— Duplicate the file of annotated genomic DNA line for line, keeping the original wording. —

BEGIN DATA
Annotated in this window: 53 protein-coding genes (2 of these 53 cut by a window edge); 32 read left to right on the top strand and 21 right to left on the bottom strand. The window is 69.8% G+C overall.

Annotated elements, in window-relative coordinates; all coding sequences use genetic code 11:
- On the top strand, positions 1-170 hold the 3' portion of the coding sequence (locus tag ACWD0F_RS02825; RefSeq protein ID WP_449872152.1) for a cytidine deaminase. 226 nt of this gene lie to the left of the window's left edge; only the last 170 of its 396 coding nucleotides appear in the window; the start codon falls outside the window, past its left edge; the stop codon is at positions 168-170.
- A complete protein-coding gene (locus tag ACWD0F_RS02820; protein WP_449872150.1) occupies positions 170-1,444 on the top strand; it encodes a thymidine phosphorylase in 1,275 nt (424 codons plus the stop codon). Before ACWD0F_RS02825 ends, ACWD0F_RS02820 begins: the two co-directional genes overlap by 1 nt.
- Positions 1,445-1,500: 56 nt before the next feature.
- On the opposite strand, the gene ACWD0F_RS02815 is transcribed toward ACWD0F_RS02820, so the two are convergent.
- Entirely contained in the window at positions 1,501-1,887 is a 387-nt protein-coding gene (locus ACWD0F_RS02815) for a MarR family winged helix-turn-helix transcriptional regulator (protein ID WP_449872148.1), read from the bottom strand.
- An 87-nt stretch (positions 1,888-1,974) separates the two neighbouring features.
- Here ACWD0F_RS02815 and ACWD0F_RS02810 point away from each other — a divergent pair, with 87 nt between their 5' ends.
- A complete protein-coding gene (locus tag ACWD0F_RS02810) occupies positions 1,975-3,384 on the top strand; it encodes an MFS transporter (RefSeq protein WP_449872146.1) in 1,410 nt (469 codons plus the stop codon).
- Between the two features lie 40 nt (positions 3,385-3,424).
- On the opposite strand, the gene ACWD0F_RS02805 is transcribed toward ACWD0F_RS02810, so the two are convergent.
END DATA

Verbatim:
Annotated in this window: 53 protein-coding genes (2 of these 53 cut by a window edge); 32 read left to right on the top strand and 21 right to left on the bottom strand. The window is 69.8% G+C overall.

Annotated elements, in window-relative coordinates; all coding sequences use genetic code 11:
- On the top strand, positions 1-170 hold the 3' portion of the coding sequence (locus tag ACWD0F_RS02825; RefSeq protein ID WP_449872152.1) for a cytidine deaminase. 226 nt of this gene lie to the left of the window's left edge; only the last 170 of its 396 coding nucleotides appear in the window; the start codon falls outside the window, past its left edge; the stop codon is at positions 168-170.
- A complete protein-coding gene (locus tag ACWD0F_RS02820; protein WP_449872150.1) occupies positions 170-1,444 on the top strand; it encodes a thymidine phosphorylase in 1,275 nt (424 codons plus the stop codon). Before ACWD0F_RS02825 ends, ACWD0F_RS02820 begins: the two co-directional genes overlap by 1 nt.
- Positions 1,445-1,500: 56 nt before the next feature.
- On the opposite strand, the gene ACWD0F_RS02815 is transcribed toward ACWD0F_RS02820, so the two are convergent.
- Entirely contained in the window at positions 1,501-1,887 is a 387-nt protein-coding gene (locus ACWD0F_RS02815) for a MarR family winged helix-turn-helix transcriptional regulator (protein ID WP_449872148.1), read from the bottom strand.
- An 87-nt stretch (positions 1,888-1,974) separates the two neighbouring features.
- Here ACWD0F_RS02815 and ACWD0F_RS02810 point away from each other — a divergent pair, with 87 nt between their 5' ends.
- A complete protein-coding gene (locus tag ACWD0F_RS02810) occupies positions 1,975-3,384 on the top strand; it encodes an MFS transporter (RefSeq protein WP_449872146.1) in 1,410 nt (469 codons plus the stop codon).
- Between the two features lie 40 nt (positions 3,385-3,424).
- On the opposite strand, the gene ACWD0F_RS02805 is transcribed toward ACWD0F_RS02810, so the two are convergent.